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Defying Demons Defying Demons
We Are Explorers Hiking
2022-07-09 08:08:00

A wild and remote Scottish island with a volcanic ridge and trolls… Sign me up!

Most people know the iconic ridge of the Black Cuillin on the Isle of Skye but lesser known and so perhaps more intriguing is the Rum Cuillin ridge. Lying just south of Skye, the Isle of Rum is beautifully rugged. Its Cuillin ridge was formed by a volcanic eruption 60 million years ago. When the Vikings landed there in the 11th century, they heard eerie screeching and cackling coming from the mountains which led them to believe the island was inhabited by trolls.

Leaving the Scottish mainland on the Small Isles’ boat with just a backpack and a rough plan, felt extra-adventurous. Irregular boat crossings and the very small island population made logistical planning more challenging than usual. Other than the tiny settlement of Kinloch, with its very basic facilities and population of around 30 people, it’s a wilderness. And then there’s the weather. The exposure to the west, and prominence of the Cuillin mountains attracts every bit of cloud and turbulent weather from the Atlantic. I’d set aside a week for this trip in hope of getting some better weather for at least a day or two.

As Rum came into view, the characteristic moody skies loomed and the Cuillin stood ominously shrouded in dark cloud. My sights were set on a ridge camp to catch the sound of the illusive Rum Trolls at night, otherwise known as one of the largest breeding colonies of Manx Shearwater in the world. These unusual sea birds spend their summer days gliding the waves. At night, to avoid predators, they return in their thousands to high burrows on the jagged peaks of Hallival, Askival, and Trollabhal (named by the Vikings). It’s a spectacle that few get to witness.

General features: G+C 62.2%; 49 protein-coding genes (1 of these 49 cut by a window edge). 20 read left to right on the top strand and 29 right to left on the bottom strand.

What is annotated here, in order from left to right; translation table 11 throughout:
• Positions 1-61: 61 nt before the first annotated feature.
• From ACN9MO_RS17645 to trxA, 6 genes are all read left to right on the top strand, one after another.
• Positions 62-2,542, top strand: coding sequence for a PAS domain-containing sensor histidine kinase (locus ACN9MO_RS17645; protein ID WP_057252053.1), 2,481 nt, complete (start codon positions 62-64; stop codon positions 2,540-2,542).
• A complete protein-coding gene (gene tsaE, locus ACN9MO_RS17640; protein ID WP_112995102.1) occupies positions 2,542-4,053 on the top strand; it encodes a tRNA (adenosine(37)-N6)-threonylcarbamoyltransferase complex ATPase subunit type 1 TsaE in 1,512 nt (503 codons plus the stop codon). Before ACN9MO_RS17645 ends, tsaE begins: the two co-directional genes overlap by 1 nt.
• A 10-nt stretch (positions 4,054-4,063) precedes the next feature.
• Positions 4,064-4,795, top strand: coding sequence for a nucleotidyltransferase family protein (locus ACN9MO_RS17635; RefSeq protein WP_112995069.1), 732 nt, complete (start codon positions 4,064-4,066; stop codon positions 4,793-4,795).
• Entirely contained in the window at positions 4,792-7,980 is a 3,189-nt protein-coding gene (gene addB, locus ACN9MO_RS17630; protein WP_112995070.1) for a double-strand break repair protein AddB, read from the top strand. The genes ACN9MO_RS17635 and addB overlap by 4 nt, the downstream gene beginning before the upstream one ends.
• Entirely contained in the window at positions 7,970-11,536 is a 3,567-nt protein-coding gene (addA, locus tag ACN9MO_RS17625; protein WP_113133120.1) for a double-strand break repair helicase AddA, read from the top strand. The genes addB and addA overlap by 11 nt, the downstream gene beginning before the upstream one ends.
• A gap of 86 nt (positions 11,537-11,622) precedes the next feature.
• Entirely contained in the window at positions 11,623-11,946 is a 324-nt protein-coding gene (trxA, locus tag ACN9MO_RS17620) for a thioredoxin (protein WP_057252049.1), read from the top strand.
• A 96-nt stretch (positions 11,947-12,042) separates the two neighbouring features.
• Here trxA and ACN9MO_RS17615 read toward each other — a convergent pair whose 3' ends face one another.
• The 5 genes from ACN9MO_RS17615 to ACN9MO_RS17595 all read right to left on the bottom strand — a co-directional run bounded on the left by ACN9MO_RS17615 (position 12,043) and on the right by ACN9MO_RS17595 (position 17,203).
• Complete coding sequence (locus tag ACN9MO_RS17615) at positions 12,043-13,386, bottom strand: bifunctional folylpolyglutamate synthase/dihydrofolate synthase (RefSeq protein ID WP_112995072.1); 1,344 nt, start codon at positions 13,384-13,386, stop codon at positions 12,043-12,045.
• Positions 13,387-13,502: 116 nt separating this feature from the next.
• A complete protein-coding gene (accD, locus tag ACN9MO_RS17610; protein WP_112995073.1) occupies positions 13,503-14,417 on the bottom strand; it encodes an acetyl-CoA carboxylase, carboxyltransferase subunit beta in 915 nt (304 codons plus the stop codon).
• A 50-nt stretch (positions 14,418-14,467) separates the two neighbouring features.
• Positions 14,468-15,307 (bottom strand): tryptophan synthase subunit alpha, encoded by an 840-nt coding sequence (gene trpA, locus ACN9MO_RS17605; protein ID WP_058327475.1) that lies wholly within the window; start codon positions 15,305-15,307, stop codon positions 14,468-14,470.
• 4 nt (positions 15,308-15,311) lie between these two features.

With the rain bouncing off my GORE-TEX shield, and the wind driving the rain sideways from the south, I looked nervously up at the rising land met by clag. The ridge wasn’t for that first afternoon, not unless I wanted a battle. And with a bleak forecast for the following two days, I set off to hack my way around the rugged Rum coast. Far from a casual coastal bimble, I cut my own path over the rough, steep ground where the sides of the mountains fell away to cliffs and the open ocean. Feral goats, red deer, more ticks than you can shake a tick tool at, and me. It felt like true exploration.